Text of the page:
On Friday, Walters said they were a couple of thousand dollars short of their $20,000 goal.

Saturday, he posted a Facebook update noting he was extending the time period for 12 days to gather donations. Walters said they'd like to blow past $20,000, not just get there.

"Every little part helps and I really, really appreciate everybody who's given," Walters said in a video update. "I've got to tell—some people think whatever about me on the wheel—it's my pleasure and my honor to actually be able to do these fun things for charities. Why else would anybody take a hamster wheel 200 miles? It's because there is a charity that lets me do the really, really fun stuff."

As Walters pays for event expenses himself, 100 percent of donated funds go to the charities. This year, the fundraiser benefits three charities with Kids Against Hunger as the main beneficiary in the mix with Confidence Learning Center and the Brainerd Public School Foundation. One of the points that stuck out for Walters with this challenge was the way the charities worked together and were excited for one another, he said.

Go to www.thatguyadventures.org for more information on the fundraiser.

"We're already planning 2018," Walters said, adding what the challenge may be is still a closely guarded secret.

As for the wheel's future resting place? Walters said: "I'm putting it in my yard as a yard sculpture."

Past Walters' challenges

• 2003—Walters biked from New Orleans to Baxter with his brother Craig, covering 1,540 miles in 19 days.

• 2004—He lived nine days on a ledge of Brainerd's historic water tower on South Sixth Street for "Perching for Partners."

• 2005—Walters, with his children Jackson, Jessica and Reggie participating, walked the length of Minnesota covering 437 miles in 22.5 days.

• 2006—Walters swam across a rough Mille Lacs Lake with 3-foot waves. He covered 14 miles and raised about $20,000 in pledges. Walters swam on and off from about 6:30 p.m. Aug. 16 to 2:30 a.m. Aug. 17, spent a bumpy night on a pontoon and then continued to swim on and off between 8 a.m. and 10 p.m. on Aug. 17 before reaching shore.

• 2007—Walters lost 100 pounds in a year, going from 290 pounds to 190 through diet and exercise.

• 2008—Walters and son Jackson unicycled for 24 hours around the track at Brainerd High School.

• 2009—Walters and Jackson traveled on inline skates from Brainerd to Washington D.C. as daughter Jessica traveled with them on her bike.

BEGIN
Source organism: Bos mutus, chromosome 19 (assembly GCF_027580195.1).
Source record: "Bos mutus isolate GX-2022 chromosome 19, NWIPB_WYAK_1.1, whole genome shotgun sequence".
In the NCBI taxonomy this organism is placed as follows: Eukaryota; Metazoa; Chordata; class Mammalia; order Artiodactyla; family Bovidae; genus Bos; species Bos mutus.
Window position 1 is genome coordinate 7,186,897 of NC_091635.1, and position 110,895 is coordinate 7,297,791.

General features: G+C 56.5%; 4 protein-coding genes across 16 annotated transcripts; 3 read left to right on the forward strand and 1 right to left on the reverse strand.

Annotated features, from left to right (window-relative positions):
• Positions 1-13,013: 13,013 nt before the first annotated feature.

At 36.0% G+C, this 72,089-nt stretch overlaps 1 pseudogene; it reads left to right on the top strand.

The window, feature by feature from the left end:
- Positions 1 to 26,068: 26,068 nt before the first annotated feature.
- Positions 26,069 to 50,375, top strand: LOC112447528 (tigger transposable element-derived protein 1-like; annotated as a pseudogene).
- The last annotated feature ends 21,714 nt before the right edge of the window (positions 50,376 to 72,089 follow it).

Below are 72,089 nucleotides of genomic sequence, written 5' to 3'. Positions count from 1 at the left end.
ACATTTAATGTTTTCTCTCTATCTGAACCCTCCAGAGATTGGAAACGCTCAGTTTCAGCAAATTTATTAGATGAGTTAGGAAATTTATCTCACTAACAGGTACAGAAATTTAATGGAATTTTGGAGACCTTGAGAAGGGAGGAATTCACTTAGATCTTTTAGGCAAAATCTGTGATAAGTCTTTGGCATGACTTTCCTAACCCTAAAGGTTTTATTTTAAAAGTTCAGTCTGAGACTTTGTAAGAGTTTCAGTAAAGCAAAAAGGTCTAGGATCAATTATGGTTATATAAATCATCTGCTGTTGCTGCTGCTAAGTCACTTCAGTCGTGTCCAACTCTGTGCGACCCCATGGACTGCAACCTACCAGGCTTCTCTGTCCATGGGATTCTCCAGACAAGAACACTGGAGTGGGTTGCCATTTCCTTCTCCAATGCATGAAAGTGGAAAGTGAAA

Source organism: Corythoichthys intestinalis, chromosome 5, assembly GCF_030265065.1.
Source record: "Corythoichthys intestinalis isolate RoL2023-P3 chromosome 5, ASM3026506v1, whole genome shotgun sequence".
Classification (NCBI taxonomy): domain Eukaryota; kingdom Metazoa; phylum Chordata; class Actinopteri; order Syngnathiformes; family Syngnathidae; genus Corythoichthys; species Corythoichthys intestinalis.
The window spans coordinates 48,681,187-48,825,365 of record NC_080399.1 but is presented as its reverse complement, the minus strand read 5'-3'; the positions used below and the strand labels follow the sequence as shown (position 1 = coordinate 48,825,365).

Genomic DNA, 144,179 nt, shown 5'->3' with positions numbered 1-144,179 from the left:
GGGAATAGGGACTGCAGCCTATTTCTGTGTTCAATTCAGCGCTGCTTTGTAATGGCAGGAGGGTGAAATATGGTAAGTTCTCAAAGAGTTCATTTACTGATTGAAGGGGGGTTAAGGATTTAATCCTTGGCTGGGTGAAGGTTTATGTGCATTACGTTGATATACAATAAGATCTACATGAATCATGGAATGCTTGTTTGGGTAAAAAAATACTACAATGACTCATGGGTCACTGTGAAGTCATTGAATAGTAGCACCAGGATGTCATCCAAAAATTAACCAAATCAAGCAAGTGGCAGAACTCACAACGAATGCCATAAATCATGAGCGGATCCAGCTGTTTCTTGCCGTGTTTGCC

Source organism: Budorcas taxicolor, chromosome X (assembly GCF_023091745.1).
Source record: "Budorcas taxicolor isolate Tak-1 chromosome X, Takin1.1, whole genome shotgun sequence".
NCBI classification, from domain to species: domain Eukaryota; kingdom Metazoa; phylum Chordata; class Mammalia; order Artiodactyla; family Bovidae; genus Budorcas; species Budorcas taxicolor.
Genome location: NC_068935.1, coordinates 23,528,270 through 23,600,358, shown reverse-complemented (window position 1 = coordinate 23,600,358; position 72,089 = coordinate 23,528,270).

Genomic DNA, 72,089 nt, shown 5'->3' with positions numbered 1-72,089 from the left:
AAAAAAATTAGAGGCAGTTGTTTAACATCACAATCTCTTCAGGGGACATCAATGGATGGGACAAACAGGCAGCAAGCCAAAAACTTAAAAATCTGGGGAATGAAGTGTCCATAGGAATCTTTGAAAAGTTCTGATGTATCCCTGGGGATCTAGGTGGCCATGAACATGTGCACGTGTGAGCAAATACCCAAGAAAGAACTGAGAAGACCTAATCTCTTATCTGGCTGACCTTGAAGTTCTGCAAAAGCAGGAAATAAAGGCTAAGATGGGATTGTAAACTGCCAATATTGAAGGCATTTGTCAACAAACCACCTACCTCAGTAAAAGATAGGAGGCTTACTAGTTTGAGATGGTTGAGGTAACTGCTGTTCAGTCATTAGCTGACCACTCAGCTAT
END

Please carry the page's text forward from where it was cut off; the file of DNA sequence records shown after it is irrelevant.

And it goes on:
• 2010—Walters completed the Twin Cities Marathon in 6 hours and 32 minutes. He said he thought about quitting, but kept on because he wasn't doing it for himself but was doing it for Kinship Partners.

• 2011—Walters, along with Jackson and Jessica, completed the "Coast to Coast for Kids" challenge, riding 3,179 miles on bicycles on a 54-day trek covering the width of the nation between the East Coast and the West Coast.

• 2012 --For his 10th challenge, Walters' goal was to raise funds and awareness for Kinship Partners and focus attention on being more healthy. He set up a trifecta of activities. The trifecta included working toward and keeping a healthy weight. He biked 200 miles during 15 hours covering the distance between Baxter and Bemidji and back again with his teenage daughter Jessica. And he completed the Twin Cities Marathon in October in 5 hours and 59 minutes, in time to qualify as a marathoner.

• 2013—Walters swam across Loch Ness in Scotland to prove once and for all if the fabled monster has any interest in a man from Minnesota clad in a wet suit. Nessie didn't. Walters said the Scottish people were great and he learned the benefit of making everything an adventure. The event raised $11,100 for Kinship Partners.

• 2014—Walters takes on Ironman triathlon in Tempe, Ariz. His day ended earlier than he hoped, but he signed up for the 2015 Ironman the next day.

• 2015—Walters takes on Ironman triathlon in Tempe, Ariz. At the end of more than a 16.5-hour day he hears, "Gary Walters, you are an Ironman."

• 2016—30 challenges in 30 days from bicycling 30 miles, to inline skating 30 miles to dressing up like a turtle for the Nisswa turtle races, to kayaking past 30 docks on Gull Lake, to packaging meal boxes for Kids Against Hunger, or trying 30 fair foods, this month of challenges offered many ways for people to join in events, be active and explore what the lakes area has to offer.